The Pentagon is talking about maintaining current troop levels until 2010. If sectarian strife remains high for that long, tens of thousands more Iraqis will die. And all these deaths are occurring in a population that is less than one-tenth the size of America. The equivalent toll in America would be hundreds of thousands or even millions.

But the U.S.-led coalition has done more than loose the forces of death. It has ripped away the thin veneer of order that gave Iraqis a sense of security if not liberty in Hussein’s Iraq. Iraqis now face not just the risk of death, but pervasive fear. Normal family, community, civic, and political life has become increasingly difficult, if not impossible.

For instance, it is not just notable politicians who risk death. Journalists, barbers, and even garbagemen are regularly killed. The latter are targeted by insurgents seeking to prevent the discovery of explosives hidden in the trash. Businessmen and bureaucrats alike are kidnapped and held for ransom; Shia and Sunni are kidnapped to be killed because they are Shia and Sunni. Nor is it enough to murder: many if not most bodies these days are found with evidence of torture, including the use of drills.

The destruction of the economic and social infrastructure that remained after a decade of sanctions is causing more hardship. The lack of stable services can kill. The Johns Hopkins study observes, “Aside from violence, insufficient water supplies, nonfunctional sewerage, and restricted electricity supply also create health hazards. A deteriorating health service with insecure access and the flight of health professionals adds further risks.”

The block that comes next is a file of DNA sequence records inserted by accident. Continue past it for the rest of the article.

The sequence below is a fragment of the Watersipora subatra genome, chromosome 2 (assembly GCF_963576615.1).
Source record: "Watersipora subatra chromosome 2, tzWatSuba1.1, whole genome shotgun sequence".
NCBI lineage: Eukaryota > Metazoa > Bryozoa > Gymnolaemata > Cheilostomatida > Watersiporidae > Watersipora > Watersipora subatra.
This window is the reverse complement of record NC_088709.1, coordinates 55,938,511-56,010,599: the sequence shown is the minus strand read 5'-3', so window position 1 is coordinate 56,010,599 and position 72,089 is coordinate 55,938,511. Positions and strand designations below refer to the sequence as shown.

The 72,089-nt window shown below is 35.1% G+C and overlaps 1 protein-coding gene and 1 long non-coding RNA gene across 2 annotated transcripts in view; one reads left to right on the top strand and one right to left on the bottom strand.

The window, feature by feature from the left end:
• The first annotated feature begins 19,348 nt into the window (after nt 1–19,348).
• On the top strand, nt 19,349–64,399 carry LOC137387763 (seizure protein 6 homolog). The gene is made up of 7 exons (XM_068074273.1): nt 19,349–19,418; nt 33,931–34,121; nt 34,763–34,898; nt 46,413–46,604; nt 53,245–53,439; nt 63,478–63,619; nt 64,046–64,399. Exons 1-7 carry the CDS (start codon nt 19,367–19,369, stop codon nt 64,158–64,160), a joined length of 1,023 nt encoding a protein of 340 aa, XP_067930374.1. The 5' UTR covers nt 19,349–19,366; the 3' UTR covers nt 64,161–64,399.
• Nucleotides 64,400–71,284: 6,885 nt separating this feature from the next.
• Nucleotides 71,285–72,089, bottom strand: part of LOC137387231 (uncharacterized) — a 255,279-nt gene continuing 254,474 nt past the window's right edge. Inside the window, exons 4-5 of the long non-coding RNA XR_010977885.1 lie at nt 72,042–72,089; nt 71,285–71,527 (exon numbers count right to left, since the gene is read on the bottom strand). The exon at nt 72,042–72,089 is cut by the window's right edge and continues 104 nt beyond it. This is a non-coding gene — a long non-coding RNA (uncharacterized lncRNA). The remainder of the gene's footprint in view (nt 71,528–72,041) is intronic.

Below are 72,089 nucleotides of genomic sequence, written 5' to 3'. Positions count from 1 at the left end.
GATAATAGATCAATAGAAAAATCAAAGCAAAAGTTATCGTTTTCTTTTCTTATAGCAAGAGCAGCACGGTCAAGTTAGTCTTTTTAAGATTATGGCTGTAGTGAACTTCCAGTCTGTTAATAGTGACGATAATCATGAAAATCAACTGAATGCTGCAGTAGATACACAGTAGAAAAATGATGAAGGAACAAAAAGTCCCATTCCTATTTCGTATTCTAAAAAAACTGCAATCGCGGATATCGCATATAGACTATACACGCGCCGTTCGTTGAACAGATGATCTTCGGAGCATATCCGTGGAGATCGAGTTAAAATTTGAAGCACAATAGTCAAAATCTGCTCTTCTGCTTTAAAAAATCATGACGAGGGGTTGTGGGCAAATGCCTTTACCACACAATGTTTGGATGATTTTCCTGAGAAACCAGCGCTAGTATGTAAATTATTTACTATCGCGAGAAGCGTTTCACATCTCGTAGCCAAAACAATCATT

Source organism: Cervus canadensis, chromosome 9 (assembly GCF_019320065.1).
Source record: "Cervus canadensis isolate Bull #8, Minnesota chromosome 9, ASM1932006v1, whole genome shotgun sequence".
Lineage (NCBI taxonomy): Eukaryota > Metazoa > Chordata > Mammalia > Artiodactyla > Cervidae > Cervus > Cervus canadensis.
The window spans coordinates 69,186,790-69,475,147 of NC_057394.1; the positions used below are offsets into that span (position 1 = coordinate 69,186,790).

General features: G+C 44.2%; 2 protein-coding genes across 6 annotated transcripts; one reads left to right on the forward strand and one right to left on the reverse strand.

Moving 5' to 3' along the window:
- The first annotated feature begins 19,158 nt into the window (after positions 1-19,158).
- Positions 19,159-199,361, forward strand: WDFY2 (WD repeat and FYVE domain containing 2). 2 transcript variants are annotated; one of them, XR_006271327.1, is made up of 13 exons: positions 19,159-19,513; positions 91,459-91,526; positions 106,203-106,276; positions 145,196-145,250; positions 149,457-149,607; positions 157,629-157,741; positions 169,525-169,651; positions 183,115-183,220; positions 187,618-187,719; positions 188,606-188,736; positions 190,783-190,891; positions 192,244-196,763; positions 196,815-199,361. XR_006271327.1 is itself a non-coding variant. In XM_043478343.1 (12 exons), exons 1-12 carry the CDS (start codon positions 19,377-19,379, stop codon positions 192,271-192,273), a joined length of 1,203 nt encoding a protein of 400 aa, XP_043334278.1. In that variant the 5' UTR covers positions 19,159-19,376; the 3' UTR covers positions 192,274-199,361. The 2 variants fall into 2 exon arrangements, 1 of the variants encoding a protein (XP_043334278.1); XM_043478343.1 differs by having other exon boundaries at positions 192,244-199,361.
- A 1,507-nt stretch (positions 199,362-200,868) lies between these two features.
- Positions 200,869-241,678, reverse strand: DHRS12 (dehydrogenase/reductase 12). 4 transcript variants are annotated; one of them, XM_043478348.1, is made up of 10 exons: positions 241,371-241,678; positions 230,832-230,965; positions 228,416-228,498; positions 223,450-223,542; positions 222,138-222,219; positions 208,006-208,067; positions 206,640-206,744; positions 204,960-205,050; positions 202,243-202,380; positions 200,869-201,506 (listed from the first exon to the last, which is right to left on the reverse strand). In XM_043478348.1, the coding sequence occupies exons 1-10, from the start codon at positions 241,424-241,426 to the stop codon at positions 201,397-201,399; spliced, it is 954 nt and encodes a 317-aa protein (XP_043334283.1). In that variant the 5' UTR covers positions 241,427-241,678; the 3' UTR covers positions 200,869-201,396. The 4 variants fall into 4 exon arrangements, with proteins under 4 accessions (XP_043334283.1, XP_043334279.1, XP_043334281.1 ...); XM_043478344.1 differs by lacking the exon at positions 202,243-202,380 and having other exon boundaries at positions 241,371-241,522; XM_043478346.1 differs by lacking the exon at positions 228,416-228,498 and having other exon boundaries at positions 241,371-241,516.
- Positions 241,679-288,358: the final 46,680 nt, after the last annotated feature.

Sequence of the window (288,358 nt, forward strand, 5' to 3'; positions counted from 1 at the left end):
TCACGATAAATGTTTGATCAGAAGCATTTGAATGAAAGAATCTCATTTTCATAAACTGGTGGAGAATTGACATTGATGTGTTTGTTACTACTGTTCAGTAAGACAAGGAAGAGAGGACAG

Many Iraqis have simply fled the bloody chaos. In early October, Iraqi Immigration Minister Abdul-Samad Sultan announced that about 890,000 Iraqis had gone to Iran, Jordan, and Syria, and another 300,000 Iraqis had moved within Iraq, since March 2003. Many of those leaving are Christians, victims of virulent religious persecution that was almost entirely absent under Saddam Hussein.

The administration and its supporters spent most of the last three years attempting to downplay the increasing cost being paid by Iraqis. Members of the war lobby have chattered about all of the good news that isn’t being reported, including – seriously – harbors dredged, grants provided, city trash collected, and “exploding” cell phone use. But at last even President Bush seems to realize that denying the obvious makes him look ludicrous.